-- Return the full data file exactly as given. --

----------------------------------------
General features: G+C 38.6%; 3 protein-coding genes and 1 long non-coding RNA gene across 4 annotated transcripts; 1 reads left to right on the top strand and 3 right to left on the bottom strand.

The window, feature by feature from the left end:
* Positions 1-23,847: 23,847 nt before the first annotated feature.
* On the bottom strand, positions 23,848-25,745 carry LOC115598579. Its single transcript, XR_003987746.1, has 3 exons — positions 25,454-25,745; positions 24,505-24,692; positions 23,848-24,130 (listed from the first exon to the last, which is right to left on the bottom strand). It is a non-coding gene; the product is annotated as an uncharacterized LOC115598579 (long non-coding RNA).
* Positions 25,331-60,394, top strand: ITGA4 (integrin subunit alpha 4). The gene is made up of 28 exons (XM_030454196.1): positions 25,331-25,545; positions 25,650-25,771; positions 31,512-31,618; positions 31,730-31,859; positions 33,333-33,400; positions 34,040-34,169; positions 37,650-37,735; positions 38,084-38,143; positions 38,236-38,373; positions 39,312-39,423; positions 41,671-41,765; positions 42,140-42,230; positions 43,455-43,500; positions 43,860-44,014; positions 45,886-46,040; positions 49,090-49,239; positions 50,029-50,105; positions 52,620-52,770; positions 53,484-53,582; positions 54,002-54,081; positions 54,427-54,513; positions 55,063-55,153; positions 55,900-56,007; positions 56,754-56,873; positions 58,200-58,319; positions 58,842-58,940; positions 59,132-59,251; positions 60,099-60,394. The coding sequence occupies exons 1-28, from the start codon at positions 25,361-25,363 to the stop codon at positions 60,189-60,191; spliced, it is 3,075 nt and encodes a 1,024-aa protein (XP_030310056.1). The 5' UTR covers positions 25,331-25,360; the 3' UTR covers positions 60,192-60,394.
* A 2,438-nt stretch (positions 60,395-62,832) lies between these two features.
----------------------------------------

General features: G+C 38.6%; 3 protein-coding genes and 1 long non-coding RNA gene across 4 annotated transcripts; 1 reads left to right on the top strand and 3 right to left on the bottom strand.

The window, feature by feature from the left end:
* Positions 1-23,847: 23,847 nt before the first annotated feature.
* On the bottom strand, positions 23,848-25,745 carry LOC115598579. Its single transcript, XR_003987746.1, has 3 exons — positions 25,454-25,745; positions 24,505-24,692; positions 23,848-24,130 (listed from the first exon to the last, which is right to left on the bottom strand). It is a non-coding gene; the product is annotated as an uncharacterized LOC115598579 (long non-coding RNA).
* Positions 25,331-60,394, top strand: ITGA4 (integrin subunit alpha 4). The gene is made up of 28 exons (XM_030454196.1): positions 25,331-25,545; positions 25,650-25,771; positions 31,512-31,618; positions 31,730-31,859; positions 33,333-33,400; positions 34,040-34,169; positions 37,650-37,735; positions 38,084-38,143; positions 38,236-38,373; positions 39,312-39,423; positions 41,671-41,765; positions 42,140-42,230; positions 43,455-43,500; positions 43,860-44,014; positions 45,886-46,040; positions 49,090-49,239; positions 50,029-50,105; positions 52,620-52,770; positions 53,484-53,582; positions 54,002-54,081; positions 54,427-54,513; positions 55,063-55,153; positions 55,900-56,007; positions 56,754-56,873; positions 58,200-58,319; positions 58,842-58,940; positions 59,132-59,251; positions 60,099-60,394. The coding sequence occupies exons 1-28, from the start codon at positions 25,361-25,363 to the stop codon at positions 60,189-60,191; spliced, it is 3,075 nt and encodes a 1,024-aa protein (XP_030310056.1). The 5' UTR covers positions 25,331-25,360; the 3' UTR covers positions 60,192-60,394.
* A 2,438-nt stretch (positions 60,395-62,832) lies between these two features.